SocGen: “Asset Markets Have An Inescapable Problem”

Highlighting something we discussed over the weekend, namely the rising, and now positive correlation between bonds and stocks…

… SocGen’s Andrew Lapthorne writes overnight that as equity market investors digest some unfamiliar volatility, what will be concerning asset allocators is the now positive correlation between bonds and equities as bond yields rise. “Or put simply, it is becoming very hard to avoid losing money.”

As an example, Lapthorne points out that as equity markets fell last week (MSCI World -3.4%) due to rising bond yields, pretty much every other asset lost money as well.

This harks back to the 2008 period when the New York Times – among many others – wrote about the failure of diversification leading to much head scratching and ultimately helped spawn the alternative risk-premia industry. Given the shorter duration and relatively limited downside risk of bonds relative to equities, if the sell-off persists we expect increasing pressure to take money out of equities and rotate into bonds”, Lapthrone adds.

This observation leads Lapthrone to note that “asset markets have an inescapable problem, i.e., historically low level nominal yields on a global balanced portfolio and depressed real yields at a time of low inflation.”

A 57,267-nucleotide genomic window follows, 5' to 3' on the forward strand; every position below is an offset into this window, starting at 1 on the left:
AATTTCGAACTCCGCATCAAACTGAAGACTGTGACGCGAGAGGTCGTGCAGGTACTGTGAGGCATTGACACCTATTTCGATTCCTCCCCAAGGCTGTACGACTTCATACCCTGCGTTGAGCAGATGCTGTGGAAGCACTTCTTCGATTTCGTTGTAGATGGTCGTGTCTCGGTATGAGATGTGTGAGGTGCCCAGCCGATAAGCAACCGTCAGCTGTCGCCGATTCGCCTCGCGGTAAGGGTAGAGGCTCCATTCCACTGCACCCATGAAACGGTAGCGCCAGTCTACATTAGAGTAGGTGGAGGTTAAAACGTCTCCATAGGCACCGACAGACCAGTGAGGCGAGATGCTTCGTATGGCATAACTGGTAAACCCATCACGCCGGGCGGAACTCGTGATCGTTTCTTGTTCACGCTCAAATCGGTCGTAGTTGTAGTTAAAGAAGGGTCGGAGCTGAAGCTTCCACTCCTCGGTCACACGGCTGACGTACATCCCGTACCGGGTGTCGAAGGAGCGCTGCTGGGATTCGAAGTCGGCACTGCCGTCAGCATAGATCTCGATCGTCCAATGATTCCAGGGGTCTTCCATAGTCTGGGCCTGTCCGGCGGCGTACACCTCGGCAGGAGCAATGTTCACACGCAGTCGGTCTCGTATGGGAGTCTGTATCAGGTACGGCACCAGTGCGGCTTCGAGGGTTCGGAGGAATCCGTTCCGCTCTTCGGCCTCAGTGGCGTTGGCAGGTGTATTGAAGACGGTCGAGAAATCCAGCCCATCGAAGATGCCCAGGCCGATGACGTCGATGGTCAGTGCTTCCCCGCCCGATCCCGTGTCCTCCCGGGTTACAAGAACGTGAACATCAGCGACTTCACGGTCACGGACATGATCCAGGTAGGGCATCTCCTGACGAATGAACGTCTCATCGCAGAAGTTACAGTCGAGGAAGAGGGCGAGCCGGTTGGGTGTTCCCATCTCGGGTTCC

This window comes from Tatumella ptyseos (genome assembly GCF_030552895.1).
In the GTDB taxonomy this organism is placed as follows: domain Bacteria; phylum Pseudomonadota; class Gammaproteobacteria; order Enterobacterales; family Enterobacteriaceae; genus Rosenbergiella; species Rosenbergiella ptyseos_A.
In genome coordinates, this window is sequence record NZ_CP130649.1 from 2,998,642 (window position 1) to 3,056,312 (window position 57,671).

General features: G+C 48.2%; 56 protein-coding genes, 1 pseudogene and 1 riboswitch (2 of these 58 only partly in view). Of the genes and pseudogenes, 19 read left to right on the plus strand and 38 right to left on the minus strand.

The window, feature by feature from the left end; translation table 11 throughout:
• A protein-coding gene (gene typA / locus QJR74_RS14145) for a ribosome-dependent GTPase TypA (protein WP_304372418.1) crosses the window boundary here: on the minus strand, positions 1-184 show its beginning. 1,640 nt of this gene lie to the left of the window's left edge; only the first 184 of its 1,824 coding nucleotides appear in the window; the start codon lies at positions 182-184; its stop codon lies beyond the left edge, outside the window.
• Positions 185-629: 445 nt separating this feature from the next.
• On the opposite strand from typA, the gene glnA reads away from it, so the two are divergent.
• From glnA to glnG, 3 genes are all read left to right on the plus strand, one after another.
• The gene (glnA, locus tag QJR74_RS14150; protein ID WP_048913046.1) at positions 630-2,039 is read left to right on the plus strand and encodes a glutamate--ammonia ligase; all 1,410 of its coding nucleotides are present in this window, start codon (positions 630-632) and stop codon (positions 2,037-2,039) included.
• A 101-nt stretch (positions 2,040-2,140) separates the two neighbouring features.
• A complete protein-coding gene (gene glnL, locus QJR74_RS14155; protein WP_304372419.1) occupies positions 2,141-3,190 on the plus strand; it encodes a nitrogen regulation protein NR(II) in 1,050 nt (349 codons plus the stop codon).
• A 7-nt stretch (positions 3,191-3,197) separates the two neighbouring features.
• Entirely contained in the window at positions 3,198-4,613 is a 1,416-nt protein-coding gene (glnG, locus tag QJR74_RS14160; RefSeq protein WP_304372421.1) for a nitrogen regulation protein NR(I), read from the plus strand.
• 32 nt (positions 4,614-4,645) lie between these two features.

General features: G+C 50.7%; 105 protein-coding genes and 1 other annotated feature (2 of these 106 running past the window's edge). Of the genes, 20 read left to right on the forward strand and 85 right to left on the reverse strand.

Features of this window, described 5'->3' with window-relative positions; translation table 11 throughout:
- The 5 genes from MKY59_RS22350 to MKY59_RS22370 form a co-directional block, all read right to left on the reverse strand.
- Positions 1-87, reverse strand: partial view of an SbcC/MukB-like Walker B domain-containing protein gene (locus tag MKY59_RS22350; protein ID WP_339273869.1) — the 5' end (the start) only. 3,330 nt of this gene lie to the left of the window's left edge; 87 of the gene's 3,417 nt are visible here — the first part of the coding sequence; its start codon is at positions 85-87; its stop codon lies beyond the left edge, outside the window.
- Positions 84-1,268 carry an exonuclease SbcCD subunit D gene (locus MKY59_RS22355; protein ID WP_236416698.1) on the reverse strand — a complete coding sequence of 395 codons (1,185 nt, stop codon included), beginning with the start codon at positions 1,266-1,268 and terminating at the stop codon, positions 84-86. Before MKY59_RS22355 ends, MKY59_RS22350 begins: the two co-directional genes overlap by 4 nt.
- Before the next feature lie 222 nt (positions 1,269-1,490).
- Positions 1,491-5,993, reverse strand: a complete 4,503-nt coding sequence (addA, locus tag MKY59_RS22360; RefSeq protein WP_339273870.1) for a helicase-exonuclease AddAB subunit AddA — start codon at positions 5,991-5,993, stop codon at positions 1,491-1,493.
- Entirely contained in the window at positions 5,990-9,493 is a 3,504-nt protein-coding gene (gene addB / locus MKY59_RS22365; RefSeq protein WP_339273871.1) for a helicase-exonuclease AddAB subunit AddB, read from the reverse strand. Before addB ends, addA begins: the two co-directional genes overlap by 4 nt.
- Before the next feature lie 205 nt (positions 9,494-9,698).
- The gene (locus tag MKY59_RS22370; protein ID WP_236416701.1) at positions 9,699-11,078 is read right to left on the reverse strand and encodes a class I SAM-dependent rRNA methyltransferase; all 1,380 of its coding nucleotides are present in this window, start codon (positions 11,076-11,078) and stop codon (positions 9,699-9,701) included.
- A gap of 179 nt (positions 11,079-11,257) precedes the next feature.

To get higher real yields from here, either inflation needs to head even lower (risking deflation), or yields rise due to falling prices. Neither outcome is very positive.

And another thing worth noting: normalcy appears to be slowly returning to the market, with losses for companies boasting the worst balance sheets double those with the best:

In down markets, balance sheet risk is always the most  important factor, and this bout of equity market weakness is proving no exception. Our equal-weighted index of US companies with the worst balance sheets was down 6% last week vs a 3% drop for those with the best.

And visually:

So is this the end of the bull market, especially for the most heavily levered companies? For now the answer is unclear:

“We never know if a sell-off is part of a longer-term trend as this can only be judged ex-post, but we don’t think managing an orderly decline in asset prices and the associated rise in volatility at a time of record valuations and high corporate leverage is going to be a ’healthy exercise’.”

Then again, judging by the sharp rebound in risk this morning which was kicked roughly when the White House said that it is getting “concerned” about the selloff, we may have to shelve predictions about the end of the bull market for another day yet again…

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